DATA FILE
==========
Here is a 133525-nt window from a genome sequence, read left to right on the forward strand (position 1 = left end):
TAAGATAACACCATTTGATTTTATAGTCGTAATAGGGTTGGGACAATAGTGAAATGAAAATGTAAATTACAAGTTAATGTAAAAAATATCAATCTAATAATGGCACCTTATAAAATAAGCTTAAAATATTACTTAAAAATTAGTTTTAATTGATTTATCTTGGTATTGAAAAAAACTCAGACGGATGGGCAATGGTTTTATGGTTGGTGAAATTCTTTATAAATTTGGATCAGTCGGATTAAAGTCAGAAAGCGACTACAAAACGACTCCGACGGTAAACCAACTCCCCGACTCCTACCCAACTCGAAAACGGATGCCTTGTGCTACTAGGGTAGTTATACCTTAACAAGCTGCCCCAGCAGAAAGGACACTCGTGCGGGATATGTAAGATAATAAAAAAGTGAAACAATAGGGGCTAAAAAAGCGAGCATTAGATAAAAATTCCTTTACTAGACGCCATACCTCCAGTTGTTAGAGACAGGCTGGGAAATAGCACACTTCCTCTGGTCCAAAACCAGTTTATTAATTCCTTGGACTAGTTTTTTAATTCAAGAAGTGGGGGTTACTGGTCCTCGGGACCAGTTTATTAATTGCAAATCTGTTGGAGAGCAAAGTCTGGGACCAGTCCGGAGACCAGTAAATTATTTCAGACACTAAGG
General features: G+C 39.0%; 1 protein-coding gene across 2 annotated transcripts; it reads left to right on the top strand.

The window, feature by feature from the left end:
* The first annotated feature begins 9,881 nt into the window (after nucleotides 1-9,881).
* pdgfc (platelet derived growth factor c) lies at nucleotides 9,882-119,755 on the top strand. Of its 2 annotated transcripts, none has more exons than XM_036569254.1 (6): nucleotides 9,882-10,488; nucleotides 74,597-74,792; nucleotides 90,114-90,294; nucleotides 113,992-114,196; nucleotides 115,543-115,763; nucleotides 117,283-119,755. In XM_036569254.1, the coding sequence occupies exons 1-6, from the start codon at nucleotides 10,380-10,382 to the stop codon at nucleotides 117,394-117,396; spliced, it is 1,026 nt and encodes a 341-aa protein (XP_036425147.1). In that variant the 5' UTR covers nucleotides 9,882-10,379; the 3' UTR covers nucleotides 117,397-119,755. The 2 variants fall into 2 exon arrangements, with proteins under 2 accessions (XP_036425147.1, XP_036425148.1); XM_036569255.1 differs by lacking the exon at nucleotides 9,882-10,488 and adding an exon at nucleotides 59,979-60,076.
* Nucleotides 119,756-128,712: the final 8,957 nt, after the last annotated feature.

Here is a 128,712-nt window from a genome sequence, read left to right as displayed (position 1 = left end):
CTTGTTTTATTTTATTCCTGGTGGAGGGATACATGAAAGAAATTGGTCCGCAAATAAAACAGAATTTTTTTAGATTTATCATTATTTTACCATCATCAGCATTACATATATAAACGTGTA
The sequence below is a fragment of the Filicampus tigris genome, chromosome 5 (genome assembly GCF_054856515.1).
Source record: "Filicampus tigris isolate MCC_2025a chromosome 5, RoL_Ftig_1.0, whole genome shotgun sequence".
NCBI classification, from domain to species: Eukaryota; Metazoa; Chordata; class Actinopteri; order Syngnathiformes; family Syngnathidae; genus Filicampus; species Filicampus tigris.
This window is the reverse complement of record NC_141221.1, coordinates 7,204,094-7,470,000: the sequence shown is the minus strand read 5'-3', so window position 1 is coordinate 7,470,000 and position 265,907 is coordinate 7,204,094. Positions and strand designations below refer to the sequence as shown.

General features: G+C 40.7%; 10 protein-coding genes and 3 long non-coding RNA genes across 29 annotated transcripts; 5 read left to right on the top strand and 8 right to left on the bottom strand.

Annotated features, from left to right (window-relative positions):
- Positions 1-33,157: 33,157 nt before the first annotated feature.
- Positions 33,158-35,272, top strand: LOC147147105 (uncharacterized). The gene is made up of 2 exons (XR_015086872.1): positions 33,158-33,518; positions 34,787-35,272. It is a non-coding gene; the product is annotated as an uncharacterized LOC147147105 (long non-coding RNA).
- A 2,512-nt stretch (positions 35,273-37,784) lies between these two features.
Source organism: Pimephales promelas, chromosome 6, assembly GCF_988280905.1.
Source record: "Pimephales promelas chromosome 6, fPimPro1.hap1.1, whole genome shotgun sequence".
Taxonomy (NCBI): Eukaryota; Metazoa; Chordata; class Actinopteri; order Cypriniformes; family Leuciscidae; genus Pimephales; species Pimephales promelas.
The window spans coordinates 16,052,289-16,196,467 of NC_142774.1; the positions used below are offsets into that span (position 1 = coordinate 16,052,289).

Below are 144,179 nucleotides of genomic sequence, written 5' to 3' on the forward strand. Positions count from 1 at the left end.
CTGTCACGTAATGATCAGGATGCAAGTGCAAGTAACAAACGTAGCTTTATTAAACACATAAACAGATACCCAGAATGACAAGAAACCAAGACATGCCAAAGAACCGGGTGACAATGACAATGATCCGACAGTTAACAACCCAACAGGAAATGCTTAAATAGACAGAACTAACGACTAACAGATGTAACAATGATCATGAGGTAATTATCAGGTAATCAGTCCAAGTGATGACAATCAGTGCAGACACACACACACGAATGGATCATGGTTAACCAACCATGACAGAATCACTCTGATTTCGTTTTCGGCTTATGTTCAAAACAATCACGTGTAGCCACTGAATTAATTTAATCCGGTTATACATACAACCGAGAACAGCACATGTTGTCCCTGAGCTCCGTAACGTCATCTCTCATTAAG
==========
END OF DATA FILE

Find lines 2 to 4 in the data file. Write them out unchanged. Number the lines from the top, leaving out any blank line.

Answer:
TAAGATAACACCATTTGATTTTATAGTCGTAATAGGGTTGGGACAATAGTGAAATGAAAATGTAAATTACAAGTTAATGTAAAAAATATCAATCTAATAATGGCACCTTATAAAATAAGCTTAAAATATTACTTAAAAATTAGTTTTAATTGATTTATCTTGGTATTGAAAAAAACTCAGACGGATGGGCAATGGTTTTATGGTTGGTGAAATTCTTTATAAATTTGGATCAGTCGGATTAAAGTCAGAAAGCGACTACAAAACGACTCCGACGGTAAACCAACTCCCCGACTCCTACCCAACTCGAAAACGGATGCCTTGTGCTACTAGGGTAGTTATACCTTAACAAGCTGCCCCAGCAGAAAGGACACTCGTGCGGGATATGTAAGATAATAAAAAAGTGAAACAATAGGGGCTAAAAAAGCGAGCATTAGATAAAAATTCCTTTACTAGACGCCATACCTCCAGTTGTTAGAGACAGGCTGGGAAATAGCACACTTCCTCTGGTCCAAAACCAGTTTATTAATTCCTTGGACTAGTTTTTTAATTCAAGAAGTGGGGGTTACTGGTCCTCGGGACCAGTTTATTAATTGCAAATCTGTTGGAGAGCAAAGTCTGGGACCAGTCCGGAGACCAGTAAATTATTTCAGACACTAAGG
General features: G+C 39.0%; 1 protein-coding gene across 2 annotated transcripts; it reads left to right on the top strand.

The window, feature by feature from the left end: